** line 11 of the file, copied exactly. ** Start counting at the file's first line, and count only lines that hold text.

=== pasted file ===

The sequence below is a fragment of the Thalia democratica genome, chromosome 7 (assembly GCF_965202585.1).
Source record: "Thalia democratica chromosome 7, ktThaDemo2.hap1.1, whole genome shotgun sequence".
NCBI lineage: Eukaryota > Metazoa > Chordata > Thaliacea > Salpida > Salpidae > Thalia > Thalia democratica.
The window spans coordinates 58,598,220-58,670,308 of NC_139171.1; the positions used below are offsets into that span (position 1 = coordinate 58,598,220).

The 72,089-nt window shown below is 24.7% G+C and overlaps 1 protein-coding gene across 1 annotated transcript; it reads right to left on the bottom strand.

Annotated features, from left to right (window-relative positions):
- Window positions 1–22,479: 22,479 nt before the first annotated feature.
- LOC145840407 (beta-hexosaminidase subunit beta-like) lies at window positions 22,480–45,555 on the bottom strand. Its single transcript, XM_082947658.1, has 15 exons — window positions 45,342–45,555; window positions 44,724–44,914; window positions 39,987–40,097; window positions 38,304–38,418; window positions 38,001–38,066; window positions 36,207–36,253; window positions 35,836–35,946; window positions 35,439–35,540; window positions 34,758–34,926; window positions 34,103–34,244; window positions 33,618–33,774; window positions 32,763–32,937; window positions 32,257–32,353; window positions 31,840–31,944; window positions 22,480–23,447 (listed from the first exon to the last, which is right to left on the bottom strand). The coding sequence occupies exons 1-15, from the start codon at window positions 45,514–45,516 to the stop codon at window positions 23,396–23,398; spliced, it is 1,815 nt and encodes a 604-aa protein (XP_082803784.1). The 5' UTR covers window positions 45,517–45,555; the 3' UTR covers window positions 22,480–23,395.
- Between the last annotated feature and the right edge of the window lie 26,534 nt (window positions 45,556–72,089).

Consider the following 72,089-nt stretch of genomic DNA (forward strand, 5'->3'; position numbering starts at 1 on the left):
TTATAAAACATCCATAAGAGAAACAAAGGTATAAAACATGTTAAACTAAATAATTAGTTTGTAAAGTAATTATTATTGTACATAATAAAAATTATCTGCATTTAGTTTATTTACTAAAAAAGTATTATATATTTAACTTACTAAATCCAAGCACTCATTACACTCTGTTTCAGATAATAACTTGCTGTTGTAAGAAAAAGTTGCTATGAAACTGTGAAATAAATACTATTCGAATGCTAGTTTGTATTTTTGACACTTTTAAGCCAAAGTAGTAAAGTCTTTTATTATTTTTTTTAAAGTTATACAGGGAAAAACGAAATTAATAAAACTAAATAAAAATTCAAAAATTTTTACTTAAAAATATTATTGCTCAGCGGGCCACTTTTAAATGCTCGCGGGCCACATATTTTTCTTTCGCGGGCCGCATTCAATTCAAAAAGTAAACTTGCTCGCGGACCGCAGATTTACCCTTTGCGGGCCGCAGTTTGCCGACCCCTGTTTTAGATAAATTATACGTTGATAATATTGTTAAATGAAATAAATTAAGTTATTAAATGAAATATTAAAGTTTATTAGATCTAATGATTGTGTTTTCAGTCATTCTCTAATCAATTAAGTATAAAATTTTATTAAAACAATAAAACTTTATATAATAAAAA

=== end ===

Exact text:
TTATAAAACATCCATAAGAGAAACAAAGGTATAAAACATGTTAAACTAAATAATTAGTTTGTAAAGTAATTATTATTGTACATAATAAAAATTATCTGCATTTAGTTTATTTACTAAAAAAGTATTATATATTTAACTTACTAAATCCAAGCACTCATTACACTCTGTTTCAGATAATAACTTGCTGTTGTAAGAAAAAGTTGCTATGAAACTGTGAAATAAATACTATTCGAATGCTAGTTTGTATTTTTGACACTTTTAAGCCAAAGTAGTAAAGTCTTTTATTATTTTTTTTAAAGTTATACAGGGAAAAACGAAATTAATAAAACTAAATAAAAATTCAAAAATTTTTACTTAAAAATATTATTGCTCAGCGGGCCACTTTTAAATGCTCGCGGGCCACATATTTTTCTTTCGCGGGCCGCATTCAATTCAAAAAGTAAACTTGCTCGCGGACCGCAGATTTACCCTTTGCGGGCCGCAGTTTGCCGACCCCTGTTTTAGATAAATTATACGTTGATAATATTGTTAAATGAAATAAATTAAGTTATTAAATGAAATATTAAAGTTTATTAGATCTAATGATTGTGTTTTCAGTCATTCTCTAATCAATTAAGTATAAAATTTTATTAAAACAATAAAACTTTATATAATAAAAA